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The Smithfield Herald
PublisheJ Every Tuesday and Friday.
BEATY & LASSITER
Smithfield. N. C.
Editors and Proprietors,
Cash in Advance.
RATES OF SUBSCRIPTION:
One Year, $1.50
Eight Months,... ? 1.00
Six Months, ? ....... .75
Three Months, ? ... ? - .40
Entered at the Post Office at Smith
field, Jolmston County, N. C., aa
"WITH OUR BACKS AGAINST THE
The past four days have been anxi
ous ones with all the allies. They
have been watching the progress of
the German machine against our
English Allies and have looked on the
scene through optimistic glasses
though with fear and trembling.
When Field Marshal Douglas Huig
issued his special order Friday,
stating that "with our backs to the
wall, each one of us must fight to the
end," the seriousness of the situation
was brought home to many who had
not fully realized it before.
After reciting the terrible on
slaughts of the Germans and the
bravery with which the English had
met the foe, Marshal Ilaig conclud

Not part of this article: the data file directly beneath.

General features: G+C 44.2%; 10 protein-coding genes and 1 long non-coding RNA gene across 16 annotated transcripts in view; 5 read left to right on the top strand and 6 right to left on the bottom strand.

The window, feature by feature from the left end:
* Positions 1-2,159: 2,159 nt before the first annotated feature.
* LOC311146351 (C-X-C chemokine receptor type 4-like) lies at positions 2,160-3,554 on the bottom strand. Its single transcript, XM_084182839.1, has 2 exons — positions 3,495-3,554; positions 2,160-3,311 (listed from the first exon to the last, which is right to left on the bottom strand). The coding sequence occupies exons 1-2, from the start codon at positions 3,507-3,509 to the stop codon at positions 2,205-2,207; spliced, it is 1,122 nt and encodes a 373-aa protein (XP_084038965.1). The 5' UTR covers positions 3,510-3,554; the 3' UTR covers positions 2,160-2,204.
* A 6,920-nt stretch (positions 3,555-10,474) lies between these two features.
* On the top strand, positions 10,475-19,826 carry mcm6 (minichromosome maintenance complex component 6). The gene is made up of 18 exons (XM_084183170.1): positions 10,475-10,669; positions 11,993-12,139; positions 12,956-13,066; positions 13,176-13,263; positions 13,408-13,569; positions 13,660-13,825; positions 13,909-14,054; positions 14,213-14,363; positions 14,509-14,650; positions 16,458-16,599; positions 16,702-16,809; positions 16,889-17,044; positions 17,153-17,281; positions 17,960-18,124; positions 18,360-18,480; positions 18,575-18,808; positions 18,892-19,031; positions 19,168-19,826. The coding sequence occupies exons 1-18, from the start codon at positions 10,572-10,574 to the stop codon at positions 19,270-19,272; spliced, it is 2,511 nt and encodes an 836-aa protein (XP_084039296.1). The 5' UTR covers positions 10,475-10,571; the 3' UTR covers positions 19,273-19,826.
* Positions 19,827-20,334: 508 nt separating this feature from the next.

ed as follows:
"Many among us are now tired.
To those I would say that victory
will belong to the side which holds
out the longest. The French army is
moving rapidly and with great force
to our support. There is no other
course open to us but to fight it out.
Every position must be held to the
last man. There must be no retire
ment. With our backs to the wall
and believing in the justice of our
cause, each one of us must fight to the
end. The safety of our homes and
the freedom of mankind depend alike
upon the conduct of each one of us
at this critical moment."
These words will go down in history
as the words of a great military
leader in a crucial hour and the world
is today looking on with undying ad